When the group A Day to Remember applied to be part of this summer's Warped tour, there were worries about whether the band would make the cut.
"This year, they've actually scaled the tour down. They've lost a couple of stages and there are way less bands on it this year," explains lead singer Jeremy McKinnon. "We heard that it was going to be really hard to get on it. So we were kind of bummed out. But the first group of bands they asked to be on the tour, we happened to be one of them."
It turns out A Day to Remember probably had nothing to worry about. In fact, Warped organizer Kevin Lyman names it one of the groups whose tour performances could propel it to breakout success.
"I think they're really going to come out a winner," says Lyman. "They've been around a few years, but I'm starting to feel that with A Day to Remember, there's a lot of real interest in there."
Lyman says he thinks several other acts playing on Warped this summer could also enjoy considerable leaps in popularity. He points to pop-rockers Meg & Dia, the hard-hitting punk band the Gallows, Canadian female singer-songwriter Lights and the unsigned TV/TV as some of the bands ready to make a big impression.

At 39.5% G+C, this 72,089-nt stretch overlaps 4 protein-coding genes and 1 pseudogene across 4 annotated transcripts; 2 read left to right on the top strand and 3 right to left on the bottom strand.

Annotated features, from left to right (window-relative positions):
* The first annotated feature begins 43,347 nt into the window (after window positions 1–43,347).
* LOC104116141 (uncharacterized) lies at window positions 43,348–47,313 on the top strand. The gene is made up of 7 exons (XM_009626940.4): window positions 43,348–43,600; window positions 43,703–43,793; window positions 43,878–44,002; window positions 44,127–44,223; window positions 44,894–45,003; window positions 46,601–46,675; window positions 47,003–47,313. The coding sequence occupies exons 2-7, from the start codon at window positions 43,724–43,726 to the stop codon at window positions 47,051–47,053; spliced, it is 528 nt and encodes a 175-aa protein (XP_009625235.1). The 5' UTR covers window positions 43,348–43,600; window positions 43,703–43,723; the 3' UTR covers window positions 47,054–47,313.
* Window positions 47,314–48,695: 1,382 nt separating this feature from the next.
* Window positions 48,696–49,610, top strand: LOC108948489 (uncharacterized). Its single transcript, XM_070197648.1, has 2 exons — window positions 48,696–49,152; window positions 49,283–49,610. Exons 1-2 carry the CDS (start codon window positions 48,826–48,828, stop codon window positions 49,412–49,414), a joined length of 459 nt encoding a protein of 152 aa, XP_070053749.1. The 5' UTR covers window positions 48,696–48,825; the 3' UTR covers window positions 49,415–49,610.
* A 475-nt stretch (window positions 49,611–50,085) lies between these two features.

This year's lineup runs the gamut, from heavy rockers like Underoath and Saosin to the punk sounds of Anti-Flag, from the rocking pop of Bayside and White Tie Affair to the hip-hop of P.O.S.
Lyman has achieved diversity in this year's lineup despite having indeed scaled back by reducing the number of stages (including going to one main stage) and booking fewer total bands.
One reason for the move was financial. The tour has maintained one of the lower ticket prices of all major summer tours — around $25 to $30 at most venues — but costs have continued to rise.
Last year's tour especially tested the Warped financial model. The cost of gas skyrocketed to more than $4 a gallon in many areas, while catering (which is a major outlay for this tour) and other expenses also rose sharply.
As Lyman examined the tour and its expenses, he started thinking that downsizing the lineup made sense.
"I realized I have limited resources for those marquee names, so maybe I can combine the amount of money we paid 18 bands and pay nine of them, like maybe pay for a little higher-caliber band," Lyman says. "That allowed me this year to eliminate two semi trucks, a tour bus, 120 people out of catering. It was starting to get overwhelming, 900 people on the road seemed to be a little overwhelming. Now we're maybe 780, somewhere in that range.
"We're still going to have 50 or 60 bands," he says. "We just won't have 70 or 80 bands."